So perhaps it’s time for health plans to consider their potential future as a regulated industry—one that will be forced to compete on issues that actually matter for the good of the health care system and the nation. And perhaps it’s time to prepare to really cut a deal on that, rather than propose a fake plan that takes but doesn’t give.

Now, there’s no way that under such an approach insurers will be allowed to make the kind of profits they’ve seen over the last five years, and of course Wall Street will freak out. But then again, perhaps there’s no time like the present to tell Wall Street the really bad news.

 

Livongo’s Post Ad Banner 728*90

Categories: Uncategorized

Tagged as:

26
Leave a Reply

26 Comment threads
0 Thread replies
0 Followers
 
Most reacted comment
Hottest comment thread
11 Comment authors
DavidDan Franciscanlı tvDavid Moskowitz MD MA(Oxon.) FACPMG Recent comment authors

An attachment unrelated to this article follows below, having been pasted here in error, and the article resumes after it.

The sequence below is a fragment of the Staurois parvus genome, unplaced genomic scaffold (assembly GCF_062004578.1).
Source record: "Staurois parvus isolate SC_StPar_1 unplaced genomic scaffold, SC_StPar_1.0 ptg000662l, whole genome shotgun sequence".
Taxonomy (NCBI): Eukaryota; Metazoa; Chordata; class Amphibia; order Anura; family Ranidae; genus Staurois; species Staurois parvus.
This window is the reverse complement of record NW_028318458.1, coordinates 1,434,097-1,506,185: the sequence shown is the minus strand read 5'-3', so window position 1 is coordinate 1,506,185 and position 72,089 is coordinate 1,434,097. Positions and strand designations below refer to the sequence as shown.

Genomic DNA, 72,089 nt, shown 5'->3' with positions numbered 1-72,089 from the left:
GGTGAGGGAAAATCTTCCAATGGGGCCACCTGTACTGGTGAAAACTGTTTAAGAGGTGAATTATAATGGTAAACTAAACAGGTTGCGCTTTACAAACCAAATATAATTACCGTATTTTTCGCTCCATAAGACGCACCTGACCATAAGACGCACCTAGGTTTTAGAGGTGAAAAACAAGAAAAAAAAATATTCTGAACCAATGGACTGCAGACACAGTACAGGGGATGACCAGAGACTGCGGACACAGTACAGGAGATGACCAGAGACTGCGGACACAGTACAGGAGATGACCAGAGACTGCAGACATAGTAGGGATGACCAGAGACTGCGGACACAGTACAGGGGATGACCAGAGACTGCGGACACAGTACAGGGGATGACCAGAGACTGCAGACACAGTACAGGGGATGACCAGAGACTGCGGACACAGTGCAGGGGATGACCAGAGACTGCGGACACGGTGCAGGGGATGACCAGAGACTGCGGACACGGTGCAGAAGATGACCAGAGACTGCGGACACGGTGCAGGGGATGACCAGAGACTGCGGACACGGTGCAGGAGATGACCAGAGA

newest oldest most voted
David
Guest
David

Wow, how many people have died or lost their coverage just so you could go into detail about how to make money on Wall Street. I’m sure you’re hoping they become the darlings of Wall Street again.
I believe it’s a moral issue, you obviously see no difference between a widget and a human life. Healthcare should not be a commodity traded on the suffering of human beings. That is why America is not a civilized country.

Dan Francis
Guest

I have read these entries with great attention…I see the debate remains very superficial, as always. It is true a single payer system will not work for the US, no fear there, there is no wherewithall anywhere in our economy to sustain such a measure, at least while the Baby Boomers are in charge. I also see in the market trends outside of Managed Care Plans and other insurance products. It is possible that the market can change rapidly, we are numbed along by the powers that be to believe ER’s are over crowded and managed care plans barely make… Read more »

canlı tv
Guest

I guess the logic goes that disappointing enrollments are due to low premium costs. Nice to have a customer base with bottomless pockets.

Scott
Guest

Thanks Peter,
I’m glad we pulled that out of the cooker.
I will try to toughen up. 🙂
Onward through the fog.
Scott

Peter
Guest
Peter